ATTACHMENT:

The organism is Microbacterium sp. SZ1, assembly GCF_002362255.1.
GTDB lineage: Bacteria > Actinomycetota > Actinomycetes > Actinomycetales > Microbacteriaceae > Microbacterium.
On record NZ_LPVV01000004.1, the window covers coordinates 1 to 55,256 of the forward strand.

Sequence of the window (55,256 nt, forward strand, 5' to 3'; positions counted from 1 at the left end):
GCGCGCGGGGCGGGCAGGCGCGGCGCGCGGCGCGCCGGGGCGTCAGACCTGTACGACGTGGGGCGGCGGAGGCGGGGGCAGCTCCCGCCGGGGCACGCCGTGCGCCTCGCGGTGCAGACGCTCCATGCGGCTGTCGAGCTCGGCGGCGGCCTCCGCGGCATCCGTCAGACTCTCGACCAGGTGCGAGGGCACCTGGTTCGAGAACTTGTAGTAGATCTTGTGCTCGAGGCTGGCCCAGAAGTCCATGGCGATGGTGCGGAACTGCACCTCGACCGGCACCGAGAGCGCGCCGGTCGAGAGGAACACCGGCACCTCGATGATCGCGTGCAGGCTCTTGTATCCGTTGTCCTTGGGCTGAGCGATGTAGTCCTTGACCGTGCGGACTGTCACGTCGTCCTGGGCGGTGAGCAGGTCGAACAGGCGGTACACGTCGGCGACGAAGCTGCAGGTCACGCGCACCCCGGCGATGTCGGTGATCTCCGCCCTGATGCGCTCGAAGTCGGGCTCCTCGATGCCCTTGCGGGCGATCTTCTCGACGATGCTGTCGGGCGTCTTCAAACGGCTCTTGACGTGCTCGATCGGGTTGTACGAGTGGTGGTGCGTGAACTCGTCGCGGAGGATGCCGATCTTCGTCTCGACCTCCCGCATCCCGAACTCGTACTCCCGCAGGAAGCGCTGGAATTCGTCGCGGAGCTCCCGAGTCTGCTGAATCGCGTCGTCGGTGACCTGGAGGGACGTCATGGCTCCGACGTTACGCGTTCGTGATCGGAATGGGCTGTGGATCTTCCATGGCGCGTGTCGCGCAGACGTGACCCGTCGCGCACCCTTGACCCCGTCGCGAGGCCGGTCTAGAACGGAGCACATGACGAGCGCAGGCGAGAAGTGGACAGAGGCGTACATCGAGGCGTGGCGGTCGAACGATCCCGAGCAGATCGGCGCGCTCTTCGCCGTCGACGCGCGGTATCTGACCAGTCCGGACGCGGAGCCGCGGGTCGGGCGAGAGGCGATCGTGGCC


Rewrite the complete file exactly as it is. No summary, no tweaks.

The organism is Microbacterium sp. SZ1, assembly GCF_002362255.1.
GTDB lineage: Bacteria > Actinomycetota > Actinomycetes > Actinomycetales > Microbacteriaceae > Microbacterium.
On record NZ_LPVV01000004.1, the window covers coordinates 1 to 55,256 of the forward strand.

Sequence of the window (55,256 nt, forward strand, 5' to 3'; positions counted from 1 at the left end):
GCGCGCGGGGCGGGCAGGCGCGGCGCGCGGCGCGCCGGGGCGTCAGACCTGTACGACGTGGGGCGGCGGAGGCGGGGGCAGCTCCCGCCGGGGCACGCCGTGCGCCTCGCGGTGCAGACGCTCCATGCGGCTGTCGAGCTCGGCGGCGGCCTCCGCGGCATCCGTCAGACTCTCGACCAGGTGCGAGGGCACCTGGTTCGAGAACTTGTAGTAGATCTTGTGCTCGAGGCTGGCCCAGAAGTCCATGGCGATGGTGCGGAACTGCACCTCGACCGGCACCGAGAGCGCGCCGGTCGAGAGGAACACCGGCACCTCGATGATCGCGTGCAGGCTCTTGTATCCGTTGTCCTTGGGCTGAGCGATGTAGTCCTTGACCGTGCGGACTGTCACGTCGTCCTGGGCGGTGAGCAGGTCGAACAGGCGGTACACGTCGGCGACGAAGCTGCAGGTCACGCGCACCCCGGCGATGTCGGTGATCTCCGCCCTGATGCGCTCGAAGTCGGGCTCCTCGATGCCCTTGCGGGCGATCTTCTCGACGATGCTGTCGGGCGTCTTCAAACGGCTCTTGACGTGCTCGATCGGGTTGTACGAGTGGTGGTGCGTGAACTCGTCGCGGAGGATGCCGATCTTCGTCTCGACCTCCCGCATCCCGAACTCGTACTCCCGCAGGAAGCGCTGGAATTCGTCGCGGAGCTCCCGAGTCTGCTGAATCGCGTCGTCGGTGACCTGGAGGGACGTCATGGCTCCGACGTTACGCGTTCGTGATCGGAATGGGCTGTGGATCTTCCATGGCGCGTGTCGCGCAGACGTGACCCGTCGCGCACCCTTGACCCCGTCGCGAGGCCGGTCTAGAACGGAGCACATGACGAGCGCAGGCGAGAAGTGGACAGAGGCGTACATCGAGGCGTGGCGGTCGAACGATCCCGAGCAGATCGGCGCGCTCTTCGCCGTCGACGCGCGGTATCTGACCAGTCCGGACGCGGAGCCGCGGGTCGGGCGAGAGGCGATCGTGGCC